One of the most noteworthy examples of Jesus encountering a woman and affirming her as a person, first and foremost, is his encounter with the Samaritan woman at the well (found in John 4). She’s doubly an outcast, as a Samaritan and a woman, and it is unusual for Jesus to address her, as men were not supposed to speak to women, especially not about theology, and Jews were not supposed to speak to Samaritans. Moreover, he could not drink from the vessel of a non-Jew, as it would have made him ritually unclean, but he asks her for a drink. Despite all these prohibitions Jesus honors her by telling her that he is the Messiah, giving her the good news of the gospel. When Jesus’ disciples return, the text says they were very surprised to find him talking with a woman—it was that shocking and unusual for a man to speak to a woman alone in public. According to the book Woman in the World of Jesus*: “Here, the key to Jesus’ stance is found in his perceiving persons as persons. In the stranger at the well, he saw a person primarily—not primarily a Samaritan, a woman, or a sinner. She was not required to cease to be a woman or a Samaritan, but she was by the very manner of Jesus challenged to become a person first of all.” (117)
Meanwhile, the woman goes back to her village and tells everyone about her encounter with Jesus. John 14:39 says “Many of the Samaritans believed in him because of the woman’s testimony, ‘He told me everything I ever did.’” As I’ll mention again later, at this time, women were considered such unreliable witnesses, they were not even permitted to testify in court, and yet Jesus chooses this woman, a sinner at that, to be the one to share the gospel with her entire town. He broke cultural boundaries, to the shock of his own disciples, in order to use a woman as his evangelist, the first evangelist mentioned in John’s gospel.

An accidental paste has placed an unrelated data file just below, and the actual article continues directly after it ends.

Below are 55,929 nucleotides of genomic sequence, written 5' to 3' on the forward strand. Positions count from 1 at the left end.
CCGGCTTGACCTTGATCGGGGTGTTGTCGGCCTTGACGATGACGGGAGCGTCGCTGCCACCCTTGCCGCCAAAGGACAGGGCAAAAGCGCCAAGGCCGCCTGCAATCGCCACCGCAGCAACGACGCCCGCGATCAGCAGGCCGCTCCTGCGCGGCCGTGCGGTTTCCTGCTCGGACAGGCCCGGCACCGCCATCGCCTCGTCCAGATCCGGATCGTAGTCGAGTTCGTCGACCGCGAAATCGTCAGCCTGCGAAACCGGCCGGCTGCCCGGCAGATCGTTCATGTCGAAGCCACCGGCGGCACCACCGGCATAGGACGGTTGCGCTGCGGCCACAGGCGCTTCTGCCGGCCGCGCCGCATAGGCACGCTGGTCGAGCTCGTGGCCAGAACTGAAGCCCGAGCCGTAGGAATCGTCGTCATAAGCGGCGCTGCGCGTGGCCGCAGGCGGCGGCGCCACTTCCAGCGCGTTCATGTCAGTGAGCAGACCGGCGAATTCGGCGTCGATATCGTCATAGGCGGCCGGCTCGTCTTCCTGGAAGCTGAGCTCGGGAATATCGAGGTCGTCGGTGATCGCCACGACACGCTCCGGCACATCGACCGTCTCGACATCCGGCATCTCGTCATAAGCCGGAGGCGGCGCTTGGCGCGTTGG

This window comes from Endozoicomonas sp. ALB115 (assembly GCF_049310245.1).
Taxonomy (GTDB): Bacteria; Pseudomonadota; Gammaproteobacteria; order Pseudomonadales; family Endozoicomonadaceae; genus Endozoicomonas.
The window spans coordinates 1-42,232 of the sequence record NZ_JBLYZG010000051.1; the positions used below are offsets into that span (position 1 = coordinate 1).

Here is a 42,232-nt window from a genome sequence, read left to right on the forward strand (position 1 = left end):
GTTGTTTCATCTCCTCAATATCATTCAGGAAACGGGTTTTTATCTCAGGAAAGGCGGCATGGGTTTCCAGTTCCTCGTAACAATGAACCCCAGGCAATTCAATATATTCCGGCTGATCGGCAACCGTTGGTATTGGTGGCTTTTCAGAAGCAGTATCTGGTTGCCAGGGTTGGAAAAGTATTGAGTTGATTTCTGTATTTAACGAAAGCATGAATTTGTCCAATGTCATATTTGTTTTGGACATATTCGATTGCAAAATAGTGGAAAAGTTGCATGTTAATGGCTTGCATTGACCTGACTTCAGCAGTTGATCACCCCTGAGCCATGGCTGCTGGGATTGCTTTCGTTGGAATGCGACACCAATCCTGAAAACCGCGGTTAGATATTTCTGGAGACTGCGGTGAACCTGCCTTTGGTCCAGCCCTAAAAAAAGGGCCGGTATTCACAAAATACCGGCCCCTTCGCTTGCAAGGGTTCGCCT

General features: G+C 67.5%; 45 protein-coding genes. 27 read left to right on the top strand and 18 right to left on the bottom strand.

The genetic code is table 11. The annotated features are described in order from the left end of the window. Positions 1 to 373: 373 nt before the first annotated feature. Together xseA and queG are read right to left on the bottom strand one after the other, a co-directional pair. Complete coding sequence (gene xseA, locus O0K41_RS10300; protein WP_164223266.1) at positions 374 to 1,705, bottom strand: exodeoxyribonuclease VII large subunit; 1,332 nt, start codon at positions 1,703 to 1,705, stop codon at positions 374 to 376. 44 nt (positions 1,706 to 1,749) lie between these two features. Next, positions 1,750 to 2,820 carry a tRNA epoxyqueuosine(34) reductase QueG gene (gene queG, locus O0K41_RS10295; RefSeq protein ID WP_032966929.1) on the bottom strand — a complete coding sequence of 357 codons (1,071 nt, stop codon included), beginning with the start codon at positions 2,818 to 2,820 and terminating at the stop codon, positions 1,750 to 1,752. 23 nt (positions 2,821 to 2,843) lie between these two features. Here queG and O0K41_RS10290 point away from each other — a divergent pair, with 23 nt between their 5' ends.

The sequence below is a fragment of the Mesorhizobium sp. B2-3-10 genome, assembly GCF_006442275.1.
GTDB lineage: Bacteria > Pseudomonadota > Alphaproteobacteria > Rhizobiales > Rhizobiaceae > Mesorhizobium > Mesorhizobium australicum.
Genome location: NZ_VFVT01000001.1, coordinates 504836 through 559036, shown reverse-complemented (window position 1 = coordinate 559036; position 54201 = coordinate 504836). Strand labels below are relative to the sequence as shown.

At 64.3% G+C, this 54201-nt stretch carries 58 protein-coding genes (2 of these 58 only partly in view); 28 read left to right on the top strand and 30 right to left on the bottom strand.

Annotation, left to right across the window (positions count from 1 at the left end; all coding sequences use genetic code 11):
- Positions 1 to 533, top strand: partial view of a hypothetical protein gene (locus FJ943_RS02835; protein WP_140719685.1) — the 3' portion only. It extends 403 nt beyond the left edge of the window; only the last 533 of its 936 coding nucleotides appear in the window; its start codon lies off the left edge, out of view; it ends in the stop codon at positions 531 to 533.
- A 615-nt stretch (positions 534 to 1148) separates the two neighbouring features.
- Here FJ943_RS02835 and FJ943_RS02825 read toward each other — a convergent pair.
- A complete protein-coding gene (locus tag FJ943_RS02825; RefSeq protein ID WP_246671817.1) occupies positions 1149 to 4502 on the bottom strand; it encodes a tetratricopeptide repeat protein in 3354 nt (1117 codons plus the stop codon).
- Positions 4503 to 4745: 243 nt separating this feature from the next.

Another example is when Jesus refused to stone the woman caught in adultery (John 7:53-8:11). Legally, a woman caught in adultery could not be stoned without also stoning the man caught with her—this is the sin those wanting to stone her are committing, the one Jesus is referring to when he says “Let he who is without sin cast the first stone”. It is possible those wanting to stone her were attempting to hold the woman more accountable for the sin than a man, perpetuating a double standard, so to speak, similar to the way in which our culture punishes and shames “sluts” but does not do the same for men who sleep around. According to Woman in the World of Jesus, “Jesus did not condone adultery. He did not indulge her sin. In directing her to sin no longer, he acknowledged that she had sinned and turned her in a new direction. Her accusers probably could only make her bitter and defiant. The one who did not accuse her provided her with the only real encouragement to own her sin and turn from it. In this story, Jesus rejected the double standard and turned the judgment upon the male accusers. His manner with this sinful woman was such that she found herself challenged to a new self-understanding and a new life.” (113)